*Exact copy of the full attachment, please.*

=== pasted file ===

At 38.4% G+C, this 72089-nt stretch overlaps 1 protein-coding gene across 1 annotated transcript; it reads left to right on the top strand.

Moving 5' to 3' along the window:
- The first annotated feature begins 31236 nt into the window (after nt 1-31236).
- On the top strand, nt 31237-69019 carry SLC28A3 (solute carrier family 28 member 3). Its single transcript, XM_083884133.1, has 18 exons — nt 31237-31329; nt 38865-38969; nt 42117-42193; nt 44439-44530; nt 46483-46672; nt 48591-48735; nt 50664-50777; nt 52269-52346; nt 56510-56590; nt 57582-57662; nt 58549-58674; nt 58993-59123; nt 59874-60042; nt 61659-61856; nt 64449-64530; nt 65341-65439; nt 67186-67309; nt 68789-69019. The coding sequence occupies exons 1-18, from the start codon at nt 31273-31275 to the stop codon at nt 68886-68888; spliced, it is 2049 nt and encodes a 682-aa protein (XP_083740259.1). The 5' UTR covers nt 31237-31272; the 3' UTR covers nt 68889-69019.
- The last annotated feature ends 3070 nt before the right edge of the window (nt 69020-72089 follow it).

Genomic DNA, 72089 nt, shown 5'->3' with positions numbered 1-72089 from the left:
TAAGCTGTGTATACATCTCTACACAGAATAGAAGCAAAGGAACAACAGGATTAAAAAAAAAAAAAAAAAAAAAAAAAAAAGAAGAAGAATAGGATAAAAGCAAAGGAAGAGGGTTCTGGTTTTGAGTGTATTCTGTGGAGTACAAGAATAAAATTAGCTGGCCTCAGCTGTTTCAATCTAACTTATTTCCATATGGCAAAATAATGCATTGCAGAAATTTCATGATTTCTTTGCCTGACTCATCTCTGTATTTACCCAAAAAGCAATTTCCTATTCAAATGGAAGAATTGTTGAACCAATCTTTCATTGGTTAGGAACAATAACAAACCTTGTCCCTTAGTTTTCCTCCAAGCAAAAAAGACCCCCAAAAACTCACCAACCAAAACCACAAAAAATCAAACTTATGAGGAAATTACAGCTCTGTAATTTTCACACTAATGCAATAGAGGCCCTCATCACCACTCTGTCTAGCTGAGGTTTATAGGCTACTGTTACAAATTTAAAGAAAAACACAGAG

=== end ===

At 38.4% G+C, this 72089-nt stretch overlaps 1 protein-coding gene across 1 annotated transcript; it reads left to right on the top strand.

Moving 5' to 3' along the window:
- The first annotated feature begins 31236 nt into the window (after nt 1-31236).
- On the top strand, nt 31237-69019 carry SLC28A3 (solute carrier family 28 member 3). Its single transcript, XM_083884133.1, has 18 exons — nt 31237-31329; nt 38865-38969; nt 42117-42193; nt 44439-44530; nt 46483-46672; nt 48591-48735; nt 50664-50777; nt 52269-52346; nt 56510-56590; nt 57582-57662; nt 58549-58674; nt 58993-59123; nt 59874-60042; nt 61659-61856; nt 64449-64530; nt 65341-65439; nt 67186-67309; nt 68789-69019. The coding sequence occupies exons 1-18, from the start codon at nt 31273-31275 to the stop codon at nt 68886-68888; spliced, it is 2049 nt and encodes a 682-aa protein (XP_083740259.1). The 5' UTR covers nt 31237-31272; the 3' UTR covers nt 68889-69019.
- The last annotated feature ends 3070 nt before the right edge of the window (nt 69020-72089 follow it).

Genomic DNA, 72089 nt, shown 5'->3' with positions numbered 1-72089 from the left:
TAAGCTGTGTATACATCTCTACACAGAATAGAAGCAAAGGAACAACAGGATTAAAAAAAAAAAAAAAAAAAAAAAAAAAAGAAGAAGAATAGGATAAAAGCAAAGGAAGAGGGTTCTGGTTTTGAGTGTATTCTGTGGAGTACAAGAATAAAATTAGCTGGCCTCAGCTGTTTCAATCTAACTTATTTCCATATGGCAAAATAATGCATTGCAGAAATTTCATGATTTCTTTGCCTGACTCATCTCTGTATTTACCCAAAAAGCAATTTCCTATTCAAATGGAAGAATTGTTGAACCAATCTTTCATTGGTTAGGAACAATAACAAACCTTGTCCCTTAGTTTTCCTCCAAGCAAAAAAGACCCCCAAAAACTCACCAACCAAAACCACAAAAAATCAAACTTATGAGGAAATTACAGCTCTGTAATTTTCACACTAATGCAATAGAGGCCCTCATCACCACTCTGTCTAGCTGAGGTTTATAGGCTACTGTTACAAATTTAAAGAAAAACACAGAG